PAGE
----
I was a stay-at-home mom. I quit my career, became a mom and completely just gave and gave and gave. Never taking anything for myself that provided for my personal needs and self-care. I felt like I lost myself. I lost the person that God uniquely made. When we take on the identity and the name of mom, we lose the person we were as teenagers, and the person we were in our 20s. We take on the self-sacrifice of everything that we have to do as a mom.
But I started asking myself, “Who is Lisa now? What do I enjoy? What do I like?” It hit me when I turned 30, I’m 38 now, but I went through a midlife crisis at 30. I thought, “Oh, my goodness, all of the fun things and all of the great things in life happened in my 20s. What’s left of life? There’s nothing left to look forward to.”
I got the house, bought the car, got the career, had the kids, everything. And I thought life is over. There’s nothing left. At 30, I started thinking about myself. I realized that nobody else was. Everybody else was thinking about themselves and what they liked. Nobody was thinking for me. So, I started thinking about what I like.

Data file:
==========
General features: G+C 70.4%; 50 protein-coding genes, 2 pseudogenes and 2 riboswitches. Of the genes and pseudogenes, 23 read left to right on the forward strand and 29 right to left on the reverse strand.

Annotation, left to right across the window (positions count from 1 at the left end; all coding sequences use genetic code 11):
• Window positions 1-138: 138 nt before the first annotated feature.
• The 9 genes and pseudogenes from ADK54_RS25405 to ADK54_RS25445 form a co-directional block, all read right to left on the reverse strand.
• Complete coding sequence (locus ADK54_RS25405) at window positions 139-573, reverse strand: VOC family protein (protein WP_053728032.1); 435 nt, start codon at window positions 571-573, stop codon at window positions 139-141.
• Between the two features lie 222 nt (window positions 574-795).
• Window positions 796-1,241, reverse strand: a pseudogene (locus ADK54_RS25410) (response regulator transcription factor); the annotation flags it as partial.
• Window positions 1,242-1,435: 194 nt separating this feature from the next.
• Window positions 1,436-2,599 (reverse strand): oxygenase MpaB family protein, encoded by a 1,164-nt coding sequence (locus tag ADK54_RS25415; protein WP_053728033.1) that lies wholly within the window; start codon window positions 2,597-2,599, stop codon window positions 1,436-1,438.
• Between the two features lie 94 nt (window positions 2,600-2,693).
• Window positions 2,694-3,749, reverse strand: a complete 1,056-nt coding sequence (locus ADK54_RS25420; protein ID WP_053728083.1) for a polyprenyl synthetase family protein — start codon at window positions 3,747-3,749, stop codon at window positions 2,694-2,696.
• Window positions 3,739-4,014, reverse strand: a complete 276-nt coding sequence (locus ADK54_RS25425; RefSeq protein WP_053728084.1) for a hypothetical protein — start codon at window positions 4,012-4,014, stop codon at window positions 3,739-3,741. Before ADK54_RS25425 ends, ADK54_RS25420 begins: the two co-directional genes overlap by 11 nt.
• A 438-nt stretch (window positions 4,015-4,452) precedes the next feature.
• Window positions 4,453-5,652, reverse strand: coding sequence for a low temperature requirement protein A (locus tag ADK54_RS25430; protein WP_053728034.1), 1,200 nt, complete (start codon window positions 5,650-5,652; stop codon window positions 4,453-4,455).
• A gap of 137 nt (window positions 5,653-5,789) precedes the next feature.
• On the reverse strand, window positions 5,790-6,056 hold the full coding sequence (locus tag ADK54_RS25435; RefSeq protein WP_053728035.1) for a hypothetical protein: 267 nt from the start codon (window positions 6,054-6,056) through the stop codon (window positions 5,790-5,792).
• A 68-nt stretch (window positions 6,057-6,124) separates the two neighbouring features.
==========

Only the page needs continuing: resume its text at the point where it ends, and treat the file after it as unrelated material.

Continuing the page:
I took piano lessons. I got on YouTube and learned how to French braid. This seems like silly stuff but at the time, I wanted to feel alive again. I wanted to challenge myself and to get back to who God uniquely made. I have dreams, desires and passions. This is biblical because God uses each individual person to serve a purpose and a calling in this world.
Yes, my calling was motherhood. But there was more to me than just self-sacrifice of being a mom. I had to really discover who Lisa was again. Getting back to thinking about yourself, not in a selfish way, like hair and nails. It’s beyond that. It’s discovering who you uniquely are. What are the gifts and talents that God has given you? Allow yourself time to build on that.
So that goes into time blocking, which is life changing when you feel overwhelmed by everything going on in life and in your business. I learned how to time block my day and be efficient with my time to prioritize my essential needs and become my own best friend. Let the goal of a better tomorrow, drive and motivate you to take action today. That goes back to the reset for me. If I don’t do it now, my tomorrow self is going to have a bad day.